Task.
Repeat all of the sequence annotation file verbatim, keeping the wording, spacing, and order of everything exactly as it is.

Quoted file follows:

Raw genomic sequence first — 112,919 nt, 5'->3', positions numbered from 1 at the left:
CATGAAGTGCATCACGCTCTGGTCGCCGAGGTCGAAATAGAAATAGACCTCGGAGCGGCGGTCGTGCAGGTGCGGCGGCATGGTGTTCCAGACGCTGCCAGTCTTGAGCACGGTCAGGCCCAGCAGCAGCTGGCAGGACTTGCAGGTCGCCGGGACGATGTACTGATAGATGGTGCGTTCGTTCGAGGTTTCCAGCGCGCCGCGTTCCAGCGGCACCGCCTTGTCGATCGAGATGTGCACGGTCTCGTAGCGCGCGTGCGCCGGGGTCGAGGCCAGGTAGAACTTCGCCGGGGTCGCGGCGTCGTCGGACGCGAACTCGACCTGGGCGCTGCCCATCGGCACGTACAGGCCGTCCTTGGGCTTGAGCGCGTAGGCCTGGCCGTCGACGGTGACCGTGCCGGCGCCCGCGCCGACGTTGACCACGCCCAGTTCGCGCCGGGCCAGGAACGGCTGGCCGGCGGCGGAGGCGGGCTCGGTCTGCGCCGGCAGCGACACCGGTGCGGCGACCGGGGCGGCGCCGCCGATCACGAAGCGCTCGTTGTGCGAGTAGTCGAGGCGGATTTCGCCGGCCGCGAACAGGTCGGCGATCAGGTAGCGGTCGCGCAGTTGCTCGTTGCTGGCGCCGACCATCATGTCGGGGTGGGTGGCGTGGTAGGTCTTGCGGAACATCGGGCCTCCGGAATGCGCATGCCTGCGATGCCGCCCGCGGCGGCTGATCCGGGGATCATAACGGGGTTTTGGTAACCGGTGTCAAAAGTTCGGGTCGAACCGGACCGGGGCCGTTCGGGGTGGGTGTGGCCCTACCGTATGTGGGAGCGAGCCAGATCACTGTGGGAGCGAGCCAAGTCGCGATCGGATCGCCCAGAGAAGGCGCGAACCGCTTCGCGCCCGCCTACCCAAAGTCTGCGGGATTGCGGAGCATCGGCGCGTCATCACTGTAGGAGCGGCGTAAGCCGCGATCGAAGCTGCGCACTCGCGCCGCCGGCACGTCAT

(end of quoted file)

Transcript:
Raw genomic sequence first — 112,919 nt, 5'->3', positions numbered from 1 at the left:
CATGAAGTGCATCACGCTCTGGTCGCCGAGGTCGAAATAGAAATAGACCTCGGAGCGGCGGTCGTGCAGGTGCGGCGGCATGGTGTTCCAGACGCTGCCAGTCTTGAGCACGGTCAGGCCCAGCAGCAGCTGGCAGGACTTGCAGGTCGCCGGGACGATGTACTGATAGATGGTGCGTTCGTTCGAGGTTTCCAGCGCGCCGCGTTCCAGCGGCACCGCCTTGTCGATCGAGATGTGCACGGTCTCGTAGCGCGCGTGCGCCGGGGTCGAGGCCAGGTAGAACTTCGCCGGGGTCGCGGCGTCGTCGGACGCGAACTCGACCTGGGCGCTGCCCATCGGCACGTACAGGCCGTCCTTGGGCTTGAGCGCGTAGGCCTGGCCGTCGACGGTGACCGTGCCGGCGCCCGCGCCGACGTTGACCACGCCCAGTTCGCGCCGGGCCAGGAACGGCTGGCCGGCGGCGGAGGCGGGCTCGGTCTGCGCCGGCAGCGACACCGGTGCGGCGACCGGGGCGGCGCCGCCGATCACGAAGCGCTCGTTGTGCGAGTAGTCGAGGCGGATTTCGCCGGCCGCGAACAGGTCGGCGATCAGGTAGCGGTCGCGCAGTTGCTCGTTGCTGGCGCCGACCATCATGTCGGGGTGGGTGGCGTGGTAGGTCTTGCGGAACATCGGGCCTCCGGAATGCGCATGCCTGCGATGCCGCCCGCGGCGGCTGATCCGGGGATCATAACGGGGTTTTGGTAACCGGTGTCAAAAGTTCGGGTCGAACCGGACCGGGGCCGTTCGGGGTGGGTGTGGCCCTACCGTATGTGGGAGCGAGCCAGATCACTGTGGGAGCGAGCCAAGTCGCGATCGGATCGCCCAGAGAAGGCGCGAACCGCTTCGCGCCCGCCTACCCAAAGTCTGCGGGATTGCGGAGCATCGGCGCGTCATCACTGTAGGAGCGGCGTAAGCCGCGATCGAAGCTGCGCACTCGCGCCGCCGGCACGTCAT